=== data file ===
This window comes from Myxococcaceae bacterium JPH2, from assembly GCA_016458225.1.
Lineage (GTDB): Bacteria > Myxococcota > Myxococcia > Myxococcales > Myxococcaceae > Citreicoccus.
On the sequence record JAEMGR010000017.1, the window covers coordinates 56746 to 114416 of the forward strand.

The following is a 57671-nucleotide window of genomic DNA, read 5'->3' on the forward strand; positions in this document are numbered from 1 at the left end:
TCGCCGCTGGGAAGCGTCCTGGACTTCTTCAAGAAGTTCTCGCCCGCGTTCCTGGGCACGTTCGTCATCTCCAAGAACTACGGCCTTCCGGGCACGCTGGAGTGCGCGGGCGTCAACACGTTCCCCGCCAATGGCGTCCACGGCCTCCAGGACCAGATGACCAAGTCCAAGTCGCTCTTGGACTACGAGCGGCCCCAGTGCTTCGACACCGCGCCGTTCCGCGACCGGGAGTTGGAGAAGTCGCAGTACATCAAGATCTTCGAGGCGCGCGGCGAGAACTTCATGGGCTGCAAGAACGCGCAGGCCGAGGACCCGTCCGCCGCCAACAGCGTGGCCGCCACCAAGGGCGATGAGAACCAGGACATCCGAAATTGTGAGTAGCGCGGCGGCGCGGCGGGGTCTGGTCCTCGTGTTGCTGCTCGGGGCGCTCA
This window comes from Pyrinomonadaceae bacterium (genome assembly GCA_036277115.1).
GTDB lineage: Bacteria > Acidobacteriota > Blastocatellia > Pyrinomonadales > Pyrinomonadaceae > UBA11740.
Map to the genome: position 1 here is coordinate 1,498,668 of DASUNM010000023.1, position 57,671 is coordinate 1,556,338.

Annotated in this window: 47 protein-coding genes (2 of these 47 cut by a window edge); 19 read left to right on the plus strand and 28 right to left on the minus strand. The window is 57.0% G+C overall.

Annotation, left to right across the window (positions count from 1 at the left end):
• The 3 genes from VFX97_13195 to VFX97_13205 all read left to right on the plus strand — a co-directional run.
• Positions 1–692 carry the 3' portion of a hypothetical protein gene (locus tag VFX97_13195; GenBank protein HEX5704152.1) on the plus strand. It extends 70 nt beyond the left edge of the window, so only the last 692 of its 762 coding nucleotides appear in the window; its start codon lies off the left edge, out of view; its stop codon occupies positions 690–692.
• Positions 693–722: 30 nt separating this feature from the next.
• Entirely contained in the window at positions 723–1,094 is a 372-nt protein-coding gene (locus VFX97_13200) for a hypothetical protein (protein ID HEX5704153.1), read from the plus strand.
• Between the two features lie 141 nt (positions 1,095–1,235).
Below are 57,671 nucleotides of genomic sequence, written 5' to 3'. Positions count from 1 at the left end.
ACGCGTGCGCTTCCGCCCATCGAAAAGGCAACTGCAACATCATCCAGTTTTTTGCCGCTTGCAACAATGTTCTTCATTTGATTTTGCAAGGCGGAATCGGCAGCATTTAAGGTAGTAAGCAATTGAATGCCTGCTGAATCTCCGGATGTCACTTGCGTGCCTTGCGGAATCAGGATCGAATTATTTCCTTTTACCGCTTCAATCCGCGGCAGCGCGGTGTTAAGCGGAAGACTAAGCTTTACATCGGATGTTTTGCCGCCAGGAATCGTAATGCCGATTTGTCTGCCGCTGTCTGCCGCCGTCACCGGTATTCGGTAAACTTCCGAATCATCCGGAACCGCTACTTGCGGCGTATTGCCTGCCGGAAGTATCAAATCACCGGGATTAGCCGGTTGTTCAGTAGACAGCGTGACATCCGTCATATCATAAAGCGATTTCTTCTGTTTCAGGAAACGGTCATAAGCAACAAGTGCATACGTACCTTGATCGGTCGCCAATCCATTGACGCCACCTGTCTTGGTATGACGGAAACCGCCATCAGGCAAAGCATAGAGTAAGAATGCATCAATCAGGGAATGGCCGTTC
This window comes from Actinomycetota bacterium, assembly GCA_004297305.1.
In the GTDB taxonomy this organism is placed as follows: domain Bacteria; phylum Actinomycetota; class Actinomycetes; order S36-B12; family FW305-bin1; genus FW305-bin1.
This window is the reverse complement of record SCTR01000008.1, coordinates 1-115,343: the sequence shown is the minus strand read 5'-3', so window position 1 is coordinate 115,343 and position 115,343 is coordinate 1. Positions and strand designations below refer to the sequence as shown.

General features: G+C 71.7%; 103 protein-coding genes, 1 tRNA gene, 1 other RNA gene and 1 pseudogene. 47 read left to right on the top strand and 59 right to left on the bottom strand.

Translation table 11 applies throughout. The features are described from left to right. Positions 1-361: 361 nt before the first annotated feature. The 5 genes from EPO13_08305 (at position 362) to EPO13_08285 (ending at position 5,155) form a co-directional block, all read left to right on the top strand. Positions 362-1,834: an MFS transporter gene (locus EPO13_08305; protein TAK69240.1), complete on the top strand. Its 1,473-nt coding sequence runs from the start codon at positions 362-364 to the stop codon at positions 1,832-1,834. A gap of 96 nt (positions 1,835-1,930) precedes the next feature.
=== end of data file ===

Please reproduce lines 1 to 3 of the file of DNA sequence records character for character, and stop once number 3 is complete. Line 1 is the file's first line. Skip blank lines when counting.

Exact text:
This window comes from Myxococcaceae bacterium JPH2, from assembly GCA_016458225.1.
Lineage (GTDB): Bacteria > Myxococcota > Myxococcia > Myxococcales > Myxococcaceae > Citreicoccus.
On the sequence record JAEMGR010000017.1, the window covers coordinates 56746 to 114416 of the forward strand.